Verstappen no regrets over US move
Max Verstappen said Thursday he had no regrets and stood 'absolutely' by his belief that he was treated unfairly at last week's United States Grand Prix.
Max Verstappen, who was penalised five seconds and deprived of a third-place finish at last week's United States Grand Prix after running off the track briefly, told reporters he may have used the wrong words in his post-race tirade, but had no change of view.
'I could have used different words, for sure, but I was angry at that time because I think it was not correct and I said all the reasons why it was not correct. You also have to understand my point of view -- but, of course, the words were not correct. I cannot change that right now. It was not meant for anyone. I was not trying to offend anyone, otherwise I would have named them by names,' he said.
Verstappen, the hottest young driver in the pit lane, had roared from 16th on the grid last Sunday to cross the line in third with his dramatic last-gasp pass of Kimi Raikkonen, the 38-year-old Ferrari driver. But the race stewards ruled he had gained an unfair advantage by cutting off the track at the inside of Turn 17. He was given a five-second penalty, which demoted him to fourth place.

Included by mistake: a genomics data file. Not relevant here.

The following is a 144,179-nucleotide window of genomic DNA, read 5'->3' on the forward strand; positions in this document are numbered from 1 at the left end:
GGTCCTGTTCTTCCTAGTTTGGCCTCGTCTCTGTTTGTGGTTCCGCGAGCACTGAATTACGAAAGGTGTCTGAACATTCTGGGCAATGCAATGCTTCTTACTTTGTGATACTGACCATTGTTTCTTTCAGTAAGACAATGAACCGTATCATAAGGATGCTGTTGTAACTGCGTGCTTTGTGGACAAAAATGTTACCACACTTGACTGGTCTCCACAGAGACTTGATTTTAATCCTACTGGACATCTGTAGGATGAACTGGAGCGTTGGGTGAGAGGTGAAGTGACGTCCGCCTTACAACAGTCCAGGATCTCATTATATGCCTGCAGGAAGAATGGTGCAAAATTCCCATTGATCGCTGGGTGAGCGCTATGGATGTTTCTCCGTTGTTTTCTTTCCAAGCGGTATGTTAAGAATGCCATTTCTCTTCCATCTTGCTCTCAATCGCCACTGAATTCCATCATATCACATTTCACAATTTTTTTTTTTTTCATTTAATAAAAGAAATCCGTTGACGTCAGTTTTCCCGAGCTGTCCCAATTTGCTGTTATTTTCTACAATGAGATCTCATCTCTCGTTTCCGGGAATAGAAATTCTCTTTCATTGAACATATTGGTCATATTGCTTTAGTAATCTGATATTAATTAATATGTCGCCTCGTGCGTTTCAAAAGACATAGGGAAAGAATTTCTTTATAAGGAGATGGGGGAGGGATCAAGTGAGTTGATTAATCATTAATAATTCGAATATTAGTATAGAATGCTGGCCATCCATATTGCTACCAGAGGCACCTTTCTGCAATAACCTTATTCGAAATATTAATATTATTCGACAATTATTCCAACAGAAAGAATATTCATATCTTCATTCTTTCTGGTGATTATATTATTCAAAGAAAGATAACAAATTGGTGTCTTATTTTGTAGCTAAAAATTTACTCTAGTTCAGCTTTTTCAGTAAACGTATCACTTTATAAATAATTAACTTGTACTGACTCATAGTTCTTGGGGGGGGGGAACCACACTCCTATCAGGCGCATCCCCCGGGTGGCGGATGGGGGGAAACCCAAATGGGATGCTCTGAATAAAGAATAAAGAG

Verstappen believes that he was treated unfairly in Austin
'I think after the race always the emotions are running high, especially when you are taken off the podium -- which I think I deserved (to keep). The punishment was not correct. Everyone was running off the track at Turn Eight and Nine and even in Turn Six. When you got behind someone, they were cutting the inside,' Verstappen added on Thursday.
Verstappen had blamed his demotion on one 'idiot steward' and said such penalties were 'killing the sport' during his post-race reaction. Meanwhile, Formula One bosses have clamped down on drivers taking advantage of imprecise track limits for this weekend's likely title-deciding Mexican Grand Prix.
New arrangements are introduced for Turns One, Eight and Eleven
The Race Director of the International Motoring Federation (FIA) Charlie Whiting sent a note to teams on Thursday outlining new arrangements at Turn One, where last year on the first lap Lewis Hamilton cut across the grass after running wide and rejoined in the lead. This weekend, he has been told, he will have to rejoin after going around a group of speed bumps designed to negate any advantage being gained.
Last year's Mexican Grand Prix also featured Verstappen cutting across the grass in a similar fashion when defending against Sebastian Vettel of Ferrari. The Dutchman went on to finish third, but was penalised after the race and denied a podium, just as he was in Austin last weekend. New arrangements and rulings are also introduced for Turns Eight and 11.
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